Easy Hand & Body Sugar Scrub

Dry, cracked, or otherwise flaky skin isn’t the most exciting topic of conversation, although I’m pretty sure I’m not the only one who deals with it.  But guess what?  I have the easiest, non-greasy, 100% gift-worthy way to combat this nagging problem. Soft, delicious-smelling skin is just two (or three if you’re feeling adventurous!) ingredients away.

Because I do A LOT of dishes (in hot water, without gloves, no less), I keep a jar of this fragrant mixture by my sink year-round.  It’s a moisturizer and exfoliant all in one, and it couldn’t be simpler to make.

The funny thing is, when Barlean’s asked me to create a holiday gift using coconut oil, I got busy creating something altogether new.  I spent several hours making lotion, lotion bars, and even scored the secret recipe for homemade chapstick from a good friend’s daughter who truly makes the best lip balm I’ve ever used.  (She even named it — Happy Chappy.  Don’t you love that?)

As it turned out, the lotion and lotions bars felt too greasy.  Nobody wants to leave a trail of smudge marks after using hand cream, and I decided to guard the Happy Chappy trade secret just a little longer. 😉

The answer to the holiday-themed request was literally at my fingertips.  I figured if I rely on this simple scrub daily, maybe others would, too.  Plus, of all my ideas, this offers the most accessibility; it can be made with what you likely have on hand, or can access easily, and is perfect for gift giving.

Winter’s cold air and low humidity always exacerbates dry skin.  And here’s a fun fact:  Did you know that skin is the body’s largest organ?  So why not use something pure and natural as a remedy?  I use this scrub mostly for my hands, but it will put and end to dry elbows, legs, feet, etc.  Note: If you store the jar in the shower and take a long, hot shower, the prolonged heat may melt the coconut oil.  Not to worry.  Just give it a quick stir and it’ll be good to go.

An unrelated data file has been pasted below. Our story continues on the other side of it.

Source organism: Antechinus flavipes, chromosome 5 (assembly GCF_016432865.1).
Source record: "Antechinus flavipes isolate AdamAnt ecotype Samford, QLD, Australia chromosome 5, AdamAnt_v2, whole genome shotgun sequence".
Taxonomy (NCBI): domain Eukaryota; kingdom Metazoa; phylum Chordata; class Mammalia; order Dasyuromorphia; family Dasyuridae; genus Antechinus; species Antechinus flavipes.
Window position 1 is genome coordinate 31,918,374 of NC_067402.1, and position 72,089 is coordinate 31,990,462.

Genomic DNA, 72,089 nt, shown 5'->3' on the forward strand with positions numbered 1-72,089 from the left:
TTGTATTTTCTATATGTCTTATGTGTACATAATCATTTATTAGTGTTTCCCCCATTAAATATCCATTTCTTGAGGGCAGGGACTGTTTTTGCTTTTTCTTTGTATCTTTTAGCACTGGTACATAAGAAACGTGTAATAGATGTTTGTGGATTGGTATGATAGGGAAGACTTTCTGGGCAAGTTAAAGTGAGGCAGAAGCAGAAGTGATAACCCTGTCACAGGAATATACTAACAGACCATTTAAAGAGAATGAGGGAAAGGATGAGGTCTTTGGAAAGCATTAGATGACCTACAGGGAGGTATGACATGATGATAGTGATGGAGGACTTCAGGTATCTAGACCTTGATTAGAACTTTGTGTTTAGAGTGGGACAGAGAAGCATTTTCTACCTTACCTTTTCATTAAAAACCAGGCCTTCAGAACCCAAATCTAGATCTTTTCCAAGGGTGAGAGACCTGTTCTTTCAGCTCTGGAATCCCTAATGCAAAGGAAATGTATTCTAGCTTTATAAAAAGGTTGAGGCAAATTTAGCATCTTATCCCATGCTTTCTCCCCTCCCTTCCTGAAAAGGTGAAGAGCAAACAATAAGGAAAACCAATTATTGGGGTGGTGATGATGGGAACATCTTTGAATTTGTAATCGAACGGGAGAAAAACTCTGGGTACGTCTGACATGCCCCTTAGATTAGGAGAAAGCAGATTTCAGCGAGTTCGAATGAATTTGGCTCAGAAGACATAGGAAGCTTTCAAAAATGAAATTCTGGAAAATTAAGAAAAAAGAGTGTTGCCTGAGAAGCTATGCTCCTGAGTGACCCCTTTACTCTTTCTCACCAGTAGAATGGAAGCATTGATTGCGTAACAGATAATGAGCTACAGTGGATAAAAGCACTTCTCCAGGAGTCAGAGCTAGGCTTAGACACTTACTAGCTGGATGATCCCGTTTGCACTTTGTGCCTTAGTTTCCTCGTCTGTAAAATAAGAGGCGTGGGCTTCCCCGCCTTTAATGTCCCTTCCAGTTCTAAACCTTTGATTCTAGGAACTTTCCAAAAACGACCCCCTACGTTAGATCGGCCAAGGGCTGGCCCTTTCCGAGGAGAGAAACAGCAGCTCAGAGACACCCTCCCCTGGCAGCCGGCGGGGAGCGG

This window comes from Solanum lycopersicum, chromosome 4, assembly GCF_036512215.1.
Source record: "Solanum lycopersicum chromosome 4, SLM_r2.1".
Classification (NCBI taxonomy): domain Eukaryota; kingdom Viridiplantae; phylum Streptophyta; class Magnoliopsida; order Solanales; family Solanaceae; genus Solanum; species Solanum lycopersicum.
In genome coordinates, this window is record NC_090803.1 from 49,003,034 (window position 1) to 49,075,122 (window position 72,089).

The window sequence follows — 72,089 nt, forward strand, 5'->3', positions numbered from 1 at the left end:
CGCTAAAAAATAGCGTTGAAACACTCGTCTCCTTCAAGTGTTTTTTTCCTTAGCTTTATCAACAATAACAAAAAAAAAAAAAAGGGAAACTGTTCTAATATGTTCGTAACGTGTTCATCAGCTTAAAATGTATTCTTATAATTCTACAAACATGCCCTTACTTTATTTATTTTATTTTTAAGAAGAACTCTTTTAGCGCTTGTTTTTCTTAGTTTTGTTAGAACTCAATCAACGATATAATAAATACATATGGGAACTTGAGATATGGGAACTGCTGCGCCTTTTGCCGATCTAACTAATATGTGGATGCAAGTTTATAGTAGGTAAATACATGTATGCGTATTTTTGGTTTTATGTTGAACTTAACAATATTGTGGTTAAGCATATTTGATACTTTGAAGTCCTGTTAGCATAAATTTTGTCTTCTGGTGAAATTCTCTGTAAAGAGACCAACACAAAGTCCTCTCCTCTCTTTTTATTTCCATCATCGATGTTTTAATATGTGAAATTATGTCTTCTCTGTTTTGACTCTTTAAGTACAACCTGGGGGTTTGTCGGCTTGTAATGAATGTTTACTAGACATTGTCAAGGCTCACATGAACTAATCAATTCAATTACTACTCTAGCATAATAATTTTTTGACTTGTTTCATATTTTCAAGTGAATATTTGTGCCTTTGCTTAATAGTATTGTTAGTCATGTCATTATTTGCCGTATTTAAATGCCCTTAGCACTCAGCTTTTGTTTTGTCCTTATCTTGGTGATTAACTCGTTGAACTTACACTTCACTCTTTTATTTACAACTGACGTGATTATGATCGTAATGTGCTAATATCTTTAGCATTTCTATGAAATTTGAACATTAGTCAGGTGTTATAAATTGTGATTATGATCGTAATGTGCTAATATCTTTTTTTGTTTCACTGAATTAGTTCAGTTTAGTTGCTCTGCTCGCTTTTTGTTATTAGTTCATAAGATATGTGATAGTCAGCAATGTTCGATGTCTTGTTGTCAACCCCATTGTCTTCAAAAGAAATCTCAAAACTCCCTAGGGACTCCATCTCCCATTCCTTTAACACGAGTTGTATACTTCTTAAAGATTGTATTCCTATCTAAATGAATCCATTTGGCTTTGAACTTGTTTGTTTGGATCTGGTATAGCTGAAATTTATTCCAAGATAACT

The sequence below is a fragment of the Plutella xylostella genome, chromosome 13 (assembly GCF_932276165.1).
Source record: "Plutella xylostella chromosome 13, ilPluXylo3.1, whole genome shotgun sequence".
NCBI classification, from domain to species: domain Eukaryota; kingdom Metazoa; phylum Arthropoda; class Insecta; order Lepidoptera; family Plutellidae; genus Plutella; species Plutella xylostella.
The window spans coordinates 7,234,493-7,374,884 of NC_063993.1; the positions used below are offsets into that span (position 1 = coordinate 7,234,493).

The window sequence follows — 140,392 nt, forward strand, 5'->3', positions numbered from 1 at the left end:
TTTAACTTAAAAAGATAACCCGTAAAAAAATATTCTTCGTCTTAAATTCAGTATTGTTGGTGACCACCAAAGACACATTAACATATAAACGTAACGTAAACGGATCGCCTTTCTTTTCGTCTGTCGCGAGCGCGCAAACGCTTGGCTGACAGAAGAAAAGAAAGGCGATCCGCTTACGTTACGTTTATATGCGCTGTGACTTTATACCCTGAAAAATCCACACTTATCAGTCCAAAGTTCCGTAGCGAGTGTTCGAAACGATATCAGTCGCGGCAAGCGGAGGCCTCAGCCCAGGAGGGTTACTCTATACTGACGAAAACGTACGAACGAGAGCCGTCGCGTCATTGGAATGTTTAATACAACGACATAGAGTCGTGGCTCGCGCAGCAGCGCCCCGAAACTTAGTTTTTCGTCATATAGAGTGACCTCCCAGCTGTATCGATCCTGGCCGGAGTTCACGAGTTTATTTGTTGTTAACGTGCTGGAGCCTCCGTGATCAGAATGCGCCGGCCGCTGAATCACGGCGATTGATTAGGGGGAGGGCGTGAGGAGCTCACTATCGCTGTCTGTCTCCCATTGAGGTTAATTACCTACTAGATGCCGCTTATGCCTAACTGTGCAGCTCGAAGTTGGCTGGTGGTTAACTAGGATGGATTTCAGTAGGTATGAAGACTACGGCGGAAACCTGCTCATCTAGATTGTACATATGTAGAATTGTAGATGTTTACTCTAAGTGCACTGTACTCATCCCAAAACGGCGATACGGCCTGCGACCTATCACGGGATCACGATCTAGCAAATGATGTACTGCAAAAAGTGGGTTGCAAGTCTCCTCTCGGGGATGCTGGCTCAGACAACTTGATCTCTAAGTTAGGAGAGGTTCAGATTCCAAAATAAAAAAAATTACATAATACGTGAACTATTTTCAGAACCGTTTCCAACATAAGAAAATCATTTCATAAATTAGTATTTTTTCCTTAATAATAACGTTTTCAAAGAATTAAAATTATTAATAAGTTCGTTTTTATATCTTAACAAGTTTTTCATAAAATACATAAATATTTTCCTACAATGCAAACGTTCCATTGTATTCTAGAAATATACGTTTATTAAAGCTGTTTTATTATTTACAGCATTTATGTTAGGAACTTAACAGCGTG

For an inexpensive, effective fix for dry skin, keep this all-natural scrub beside by your sink or shower all year long.  After using, your skin will feel soft but not greasy, and a mild yet delightful aroma will linger.

❄️❄️❄️❄️❄️❄️❄️❄️❄️❄️❄️

Helpful tips and options:

  • Essential oils provide a lovely way to customize the scent. That said, experimenting with the extracts you already have in your spice cabinet is a great way to work with what you have.
  • I’ve created all sorts of flavors like chai spice, café latte, and pink lemonade, but my favorites are truly the simplest ones. Around the holidays, peppermint always seems fitting.  Vanilla and vanilla-almond are two of my year-round favorites.
  • I’ve also experimented with the ratio of sugar to coconut oil and provide a range of choices.  The lesser amount of sugar provides excellent moisture and light exfoliation.  The higher amount of sugar makes for a looser scrub with more abrasiveness.  When my hands are drier, I like more sugar.  You can start on the low end and then test and add more sugar if desired.  Or aim for something in the middle!
  • In order to keep things sterile, I recommend using a spoon to scoop out the scrub.
  • If this sounds good enough to eat, it is!  (To be honest, I’ve sampled on occasion, and I once stirred some into my tea.😳)
  • See the recipe notes section for a few more ideas.
Easy Hand & Body Sugar Scrub
Yield: 1 1/2 cups (2 cups with the extra exfoliation option described in the notes section)
This customizable, boutique-worthy scrub is effective, economical, and smells good enough to eat!
Ingredients
  • 1 cup granulated or brown sugar*
  • 1/2 cup coconut oil, softened but not melted**
  • Optional: 1 teaspoon vanilla, almond, or peppermint extract (or another extract of choice; may substitute 10-15 drops, more or less as desired, of your favorite essential oils)